- Establishing transparency culture: Since all transactions and decisions within a DAO are recorded using blockchain technology, they are transparent and can be easily audited by anyone. This allows members of the organization to see exactly how decisions are made and how funds are spent, which can help to promote accountability and trust within the organization.
- Experimenting on a big scale: DAOs are big research units on their own, experimenting on what are the best ways to distribute governance and responsibilities. While DAOs are thriving in some aspects there are still many open questions and challenges arising continuously that often need to be address innovatively.
- Helping solve democracy problems: Addressing classical democracy problems like delegation, accountability and credibility. DAOs are successfully running small democracies within democracies and cross-borders.
This last point brings us to talk about some problems that might arise in democracies. Some of them are easily solved in a natural way by DAOs:
- Majority over minority: there is a potential for majority rule to override the rights and interests of minority groups, this can lead to discrimination and oppression of these groups, as their voices and concerns may not be adequately represented in the democratic process. While DAOs do not directly solve these problems there different voting mechanisms depending on the DAO purpose, and some of them can help address this problem.
- Slow and inefficient decision-making process: as it often involves a large number of stakeholders and requires consensus-building. This can hinder the ability of a democratic system to respond quickly to urgent issues or challenges.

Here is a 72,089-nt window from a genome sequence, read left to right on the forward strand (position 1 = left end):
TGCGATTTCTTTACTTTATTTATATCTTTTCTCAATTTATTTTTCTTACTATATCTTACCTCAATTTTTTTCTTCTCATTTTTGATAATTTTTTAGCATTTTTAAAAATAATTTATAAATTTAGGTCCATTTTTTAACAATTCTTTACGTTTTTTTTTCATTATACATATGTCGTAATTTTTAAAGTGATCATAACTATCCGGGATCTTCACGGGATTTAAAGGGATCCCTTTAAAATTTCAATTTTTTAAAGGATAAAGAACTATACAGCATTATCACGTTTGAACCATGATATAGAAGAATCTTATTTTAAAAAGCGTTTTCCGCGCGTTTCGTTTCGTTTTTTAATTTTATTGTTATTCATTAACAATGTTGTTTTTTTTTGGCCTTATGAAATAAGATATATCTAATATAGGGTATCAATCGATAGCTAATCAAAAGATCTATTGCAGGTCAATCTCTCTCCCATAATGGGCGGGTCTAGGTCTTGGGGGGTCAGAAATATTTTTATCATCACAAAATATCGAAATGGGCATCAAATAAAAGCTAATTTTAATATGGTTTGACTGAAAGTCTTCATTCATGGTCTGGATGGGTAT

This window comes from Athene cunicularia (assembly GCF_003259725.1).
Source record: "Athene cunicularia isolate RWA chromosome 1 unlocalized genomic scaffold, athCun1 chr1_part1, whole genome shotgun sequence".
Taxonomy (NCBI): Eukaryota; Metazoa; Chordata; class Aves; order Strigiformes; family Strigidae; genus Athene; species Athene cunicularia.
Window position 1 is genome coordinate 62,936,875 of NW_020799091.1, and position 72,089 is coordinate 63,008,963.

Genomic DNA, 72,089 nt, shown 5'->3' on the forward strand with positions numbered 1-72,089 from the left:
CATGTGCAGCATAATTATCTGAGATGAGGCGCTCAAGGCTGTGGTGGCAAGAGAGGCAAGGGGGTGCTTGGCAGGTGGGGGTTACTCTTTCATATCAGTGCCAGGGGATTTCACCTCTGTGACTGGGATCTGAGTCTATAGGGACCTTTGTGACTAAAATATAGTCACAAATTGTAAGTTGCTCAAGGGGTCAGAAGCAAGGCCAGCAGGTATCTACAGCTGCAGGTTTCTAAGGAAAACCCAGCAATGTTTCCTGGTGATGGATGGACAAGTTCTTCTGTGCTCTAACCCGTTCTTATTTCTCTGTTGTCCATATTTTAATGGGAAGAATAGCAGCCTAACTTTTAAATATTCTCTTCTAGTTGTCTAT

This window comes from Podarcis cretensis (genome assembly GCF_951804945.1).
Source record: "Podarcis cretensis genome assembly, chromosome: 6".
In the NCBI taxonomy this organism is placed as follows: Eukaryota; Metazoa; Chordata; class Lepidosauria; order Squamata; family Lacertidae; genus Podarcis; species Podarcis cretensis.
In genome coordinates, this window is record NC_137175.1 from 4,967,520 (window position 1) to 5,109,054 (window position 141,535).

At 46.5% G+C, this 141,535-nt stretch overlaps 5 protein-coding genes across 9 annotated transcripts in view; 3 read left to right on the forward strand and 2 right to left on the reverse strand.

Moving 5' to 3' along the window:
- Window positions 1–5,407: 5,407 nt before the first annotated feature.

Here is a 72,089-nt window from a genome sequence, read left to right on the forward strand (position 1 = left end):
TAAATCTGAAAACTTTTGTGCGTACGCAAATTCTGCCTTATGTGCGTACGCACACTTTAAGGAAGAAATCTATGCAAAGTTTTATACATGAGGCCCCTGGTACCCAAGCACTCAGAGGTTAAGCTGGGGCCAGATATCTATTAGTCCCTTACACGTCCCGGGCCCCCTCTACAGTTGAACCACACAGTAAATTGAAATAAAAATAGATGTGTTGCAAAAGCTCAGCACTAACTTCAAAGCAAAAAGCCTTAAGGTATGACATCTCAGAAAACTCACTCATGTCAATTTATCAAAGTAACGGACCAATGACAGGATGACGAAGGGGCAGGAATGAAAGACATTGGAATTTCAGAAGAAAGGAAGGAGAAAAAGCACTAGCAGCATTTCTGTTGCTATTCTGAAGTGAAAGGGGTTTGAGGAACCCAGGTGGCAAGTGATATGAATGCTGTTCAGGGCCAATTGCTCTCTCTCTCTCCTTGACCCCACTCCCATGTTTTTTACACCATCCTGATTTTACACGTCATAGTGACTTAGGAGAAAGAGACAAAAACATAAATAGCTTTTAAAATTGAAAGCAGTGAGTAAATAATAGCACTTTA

- Corruption: democracy can also be vulnerable to corruption and influence from special interest groups, who may use their financial or political power to sway decisions in their favour.
- No direct democracy: while this is not directly a problem (democracy has evolved to a more efficient way of representative democracy), but the lack of accountability and credibility of the political system is. There is no instant slash for politicians failing by lying, profiting from their position, and the like.
Related to this last topic there is a very good article by a16z called “Lightspeed Democracy: What web3 organizations can learn from the history of governance”, where the authors put the attention on how DAOs can learn from the history of democracy and how they are actually experiencing a similar evolution. DAOs have the possibility to be governed in direct democracy and for given purposes can be effective, but often DAOs also adopt a delegated form of the democracy which diminishes the risk of manipulation and improves performance. The reading of the afore mentioned article is highly recommended since it explains clearly.
One quote that summarizes DAOs and how they actually promote democracy was said by Matt Wright during a Consensys community meeting: “DAOs aren’t leader-less they’re leader-full” . This reflects the idea, that while DAOs often don’t have a management hierarchy they are actually full of leaders taking initiative in developing projects for the good of the DAO. Members get actively involve not only in a democratic decision-making but also in leading the way for their DAO development.
To conclude this article, DAO as technology just provides the tools; as paradigm it provides the framework that fosters democracy. Overall, while DAOs are not a perfect solution and still face many challenges, they offer the potential to create more democratic and transparent organizations that are not controlled by a small group of individuals.
DAO as technology just provides the tools; as paradigm it provides the framework that fosters democracy.